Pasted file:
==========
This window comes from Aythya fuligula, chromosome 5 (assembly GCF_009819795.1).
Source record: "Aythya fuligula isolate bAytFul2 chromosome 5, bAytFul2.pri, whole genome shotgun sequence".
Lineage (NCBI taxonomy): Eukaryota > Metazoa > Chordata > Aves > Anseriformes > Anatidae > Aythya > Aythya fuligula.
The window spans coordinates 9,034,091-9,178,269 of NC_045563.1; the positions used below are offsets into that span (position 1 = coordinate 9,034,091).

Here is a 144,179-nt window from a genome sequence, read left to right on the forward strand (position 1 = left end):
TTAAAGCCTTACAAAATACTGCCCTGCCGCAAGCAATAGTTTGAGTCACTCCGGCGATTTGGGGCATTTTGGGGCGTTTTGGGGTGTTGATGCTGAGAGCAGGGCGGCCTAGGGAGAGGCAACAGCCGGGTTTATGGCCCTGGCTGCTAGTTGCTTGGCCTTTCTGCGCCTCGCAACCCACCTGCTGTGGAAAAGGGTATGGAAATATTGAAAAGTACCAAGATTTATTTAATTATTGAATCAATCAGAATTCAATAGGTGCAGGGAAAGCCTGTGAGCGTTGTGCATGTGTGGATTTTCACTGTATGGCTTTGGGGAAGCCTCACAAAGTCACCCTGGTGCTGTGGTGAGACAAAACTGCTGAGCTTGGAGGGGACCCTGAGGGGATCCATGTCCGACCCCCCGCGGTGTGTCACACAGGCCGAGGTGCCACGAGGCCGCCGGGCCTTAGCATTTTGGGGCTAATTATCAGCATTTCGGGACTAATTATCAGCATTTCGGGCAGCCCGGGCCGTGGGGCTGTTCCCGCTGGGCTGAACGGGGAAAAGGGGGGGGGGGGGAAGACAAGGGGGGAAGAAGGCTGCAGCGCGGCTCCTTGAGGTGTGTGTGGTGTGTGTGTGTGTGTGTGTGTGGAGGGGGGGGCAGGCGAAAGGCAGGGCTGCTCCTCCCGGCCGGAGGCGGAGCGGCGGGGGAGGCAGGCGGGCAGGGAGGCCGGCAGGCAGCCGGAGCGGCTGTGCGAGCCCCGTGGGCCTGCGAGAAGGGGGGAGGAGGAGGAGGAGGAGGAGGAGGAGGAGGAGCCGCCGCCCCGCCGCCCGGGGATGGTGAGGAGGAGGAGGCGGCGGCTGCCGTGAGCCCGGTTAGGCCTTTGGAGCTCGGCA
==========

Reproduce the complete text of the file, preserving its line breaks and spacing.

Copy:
This window comes from Aythya fuligula, chromosome 5 (assembly GCF_009819795.1).
Source record: "Aythya fuligula isolate bAytFul2 chromosome 5, bAytFul2.pri, whole genome shotgun sequence".
Lineage (NCBI taxonomy): Eukaryota > Metazoa > Chordata > Aves > Anseriformes > Anatidae > Aythya > Aythya fuligula.
The window spans coordinates 9,034,091-9,178,269 of NC_045563.1; the positions used below are offsets into that span (position 1 = coordinate 9,034,091).

Here is a 144,179-nt window from a genome sequence, read left to right on the forward strand (position 1 = left end):
TTAAAGCCTTACAAAATACTGCCCTGCCGCAAGCAATAGTTTGAGTCACTCCGGCGATTTGGGGCATTTTGGGGCGTTTTGGGGTGTTGATGCTGAGAGCAGGGCGGCCTAGGGAGAGGCAACAGCCGGGTTTATGGCCCTGGCTGCTAGTTGCTTGGCCTTTCTGCGCCTCGCAACCCACCTGCTGTGGAAAAGGGTATGGAAATATTGAAAAGTACCAAGATTTATTTAATTATTGAATCAATCAGAATTCAATAGGTGCAGGGAAAGCCTGTGAGCGTTGTGCATGTGTGGATTTTCACTGTATGGCTTTGGGGAAGCCTCACAAAGTCACCCTGGTGCTGTGGTGAGACAAAACTGCTGAGCTTGGAGGGGACCCTGAGGGGATCCATGTCCGACCCCCCGCGGTGTGTCACACAGGCCGAGGTGCCACGAGGCCGCCGGGCCTTAGCATTTTGGGGCTAATTATCAGCATTTCGGGACTAATTATCAGCATTTCGGGCAGCCCGGGCCGTGGGGCTGTTCCCGCTGGGCTGAACGGGGAAAAGGGGGGGGGGGGGAAGACAAGGGGGGAAGAAGGCTGCAGCGCGGCTCCTTGAGGTGTGTGTGGTGTGTGTGTGTGTGTGTGTGTGGAGGGGGGGGCAGGCGAAAGGCAGGGCTGCTCCTCCCGGCCGGAGGCGGAGCGGCGGGGGAGGCAGGCGGGCAGGGAGGCCGGCAGGCAGCCGGAGCGGCTGTGCGAGCCCCGTGGGCCTGCGAGAAGGGGGGAGGAGGAGGAGGAGGAGGAGGAGGAGGAGGAGCCGCCGCCCCGCCGCCCGGGGATGGTGAGGAGGAGGAGGCGGCGGCTGCCGTGAGCCCGGTTAGGCCTTTGGAGCTCGGCA